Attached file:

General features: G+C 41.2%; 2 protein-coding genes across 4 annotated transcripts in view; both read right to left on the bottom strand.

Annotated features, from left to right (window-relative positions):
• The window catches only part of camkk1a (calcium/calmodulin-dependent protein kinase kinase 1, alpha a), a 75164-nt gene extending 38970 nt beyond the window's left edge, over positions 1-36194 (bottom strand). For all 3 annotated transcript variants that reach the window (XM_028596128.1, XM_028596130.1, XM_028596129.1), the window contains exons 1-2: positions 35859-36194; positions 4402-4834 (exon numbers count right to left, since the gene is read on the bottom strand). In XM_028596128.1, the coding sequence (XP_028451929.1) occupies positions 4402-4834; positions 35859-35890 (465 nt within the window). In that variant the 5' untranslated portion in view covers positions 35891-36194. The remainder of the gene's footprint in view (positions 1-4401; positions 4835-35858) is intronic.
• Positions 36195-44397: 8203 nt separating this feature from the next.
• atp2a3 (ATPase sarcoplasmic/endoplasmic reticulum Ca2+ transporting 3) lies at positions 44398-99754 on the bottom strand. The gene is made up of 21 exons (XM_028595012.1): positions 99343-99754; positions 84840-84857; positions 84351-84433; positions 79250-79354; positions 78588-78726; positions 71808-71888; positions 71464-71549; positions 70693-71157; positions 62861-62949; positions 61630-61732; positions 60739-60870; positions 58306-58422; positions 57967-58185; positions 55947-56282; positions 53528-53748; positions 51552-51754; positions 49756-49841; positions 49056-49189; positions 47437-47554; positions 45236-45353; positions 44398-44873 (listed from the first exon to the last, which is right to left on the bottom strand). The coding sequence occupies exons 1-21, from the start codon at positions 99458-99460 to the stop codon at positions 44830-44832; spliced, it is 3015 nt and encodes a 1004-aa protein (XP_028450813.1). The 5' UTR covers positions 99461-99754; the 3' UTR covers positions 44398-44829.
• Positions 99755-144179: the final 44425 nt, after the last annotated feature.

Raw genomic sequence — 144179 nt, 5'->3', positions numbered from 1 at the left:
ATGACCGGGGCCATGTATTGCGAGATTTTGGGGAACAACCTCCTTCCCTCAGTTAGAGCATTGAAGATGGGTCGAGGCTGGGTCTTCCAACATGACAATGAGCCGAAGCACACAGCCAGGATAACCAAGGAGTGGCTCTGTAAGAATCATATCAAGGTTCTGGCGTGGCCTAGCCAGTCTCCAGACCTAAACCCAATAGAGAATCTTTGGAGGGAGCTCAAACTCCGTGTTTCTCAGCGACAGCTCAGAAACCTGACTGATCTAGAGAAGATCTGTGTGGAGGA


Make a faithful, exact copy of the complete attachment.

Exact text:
General features: G+C 41.2%; 2 protein-coding genes across 4 annotated transcripts in view; both read right to left on the bottom strand.

Annotated features, from left to right (window-relative positions):
• The window catches only part of camkk1a (calcium/calmodulin-dependent protein kinase kinase 1, alpha a), a 75164-nt gene extending 38970 nt beyond the window's left edge, over positions 1-36194 (bottom strand). For all 3 annotated transcript variants that reach the window (XM_028596128.1, XM_028596130.1, XM_028596129.1), the window contains exons 1-2: positions 35859-36194; positions 4402-4834 (exon numbers count right to left, since the gene is read on the bottom strand). In XM_028596128.1, the coding sequence (XP_028451929.1) occupies positions 4402-4834; positions 35859-35890 (465 nt within the window). In that variant the 5' untranslated portion in view covers positions 35891-36194. The remainder of the gene's footprint in view (positions 1-4401; positions 4835-35858) is intronic.
• Positions 36195-44397: 8203 nt separating this feature from the next.
• atp2a3 (ATPase sarcoplasmic/endoplasmic reticulum Ca2+ transporting 3) lies at positions 44398-99754 on the bottom strand. The gene is made up of 21 exons (XM_028595012.1): positions 99343-99754; positions 84840-84857; positions 84351-84433; positions 79250-79354; positions 78588-78726; positions 71808-71888; positions 71464-71549; positions 70693-71157; positions 62861-62949; positions 61630-61732; positions 60739-60870; positions 58306-58422; positions 57967-58185; positions 55947-56282; positions 53528-53748; positions 51552-51754; positions 49756-49841; positions 49056-49189; positions 47437-47554; positions 45236-45353; positions 44398-44873 (listed from the first exon to the last, which is right to left on the bottom strand). The coding sequence occupies exons 1-21, from the start codon at positions 99458-99460 to the stop codon at positions 44830-44832; spliced, it is 3015 nt and encodes a 1004-aa protein (XP_028450813.1). The 5' UTR covers positions 99461-99754; the 3' UTR covers positions 44398-44829.
• Positions 99755-144179: the final 44425 nt, after the last annotated feature.

Raw genomic sequence — 144179 nt, 5'->3', positions numbered from 1 at the left:
ATGACCGGGGCCATGTATTGCGAGATTTTGGGGAACAACCTCCTTCCCTCAGTTAGAGCATTGAAGATGGGTCGAGGCTGGGTCTTCCAACATGACAATGAGCCGAAGCACACAGCCAGGATAACCAAGGAGTGGCTCTGTAAGAATCATATCAAGGTTCTGGCGTGGCCTAGCCAGTCTCCAGACCTAAACCCAATAGAGAATCTTTGGAGGGAGCTCAAACTCCGTGTTTCTCAGCGACAGCTCAGAAACCTGACTGATCTAGAGAAGATCTGTGTGGAGGA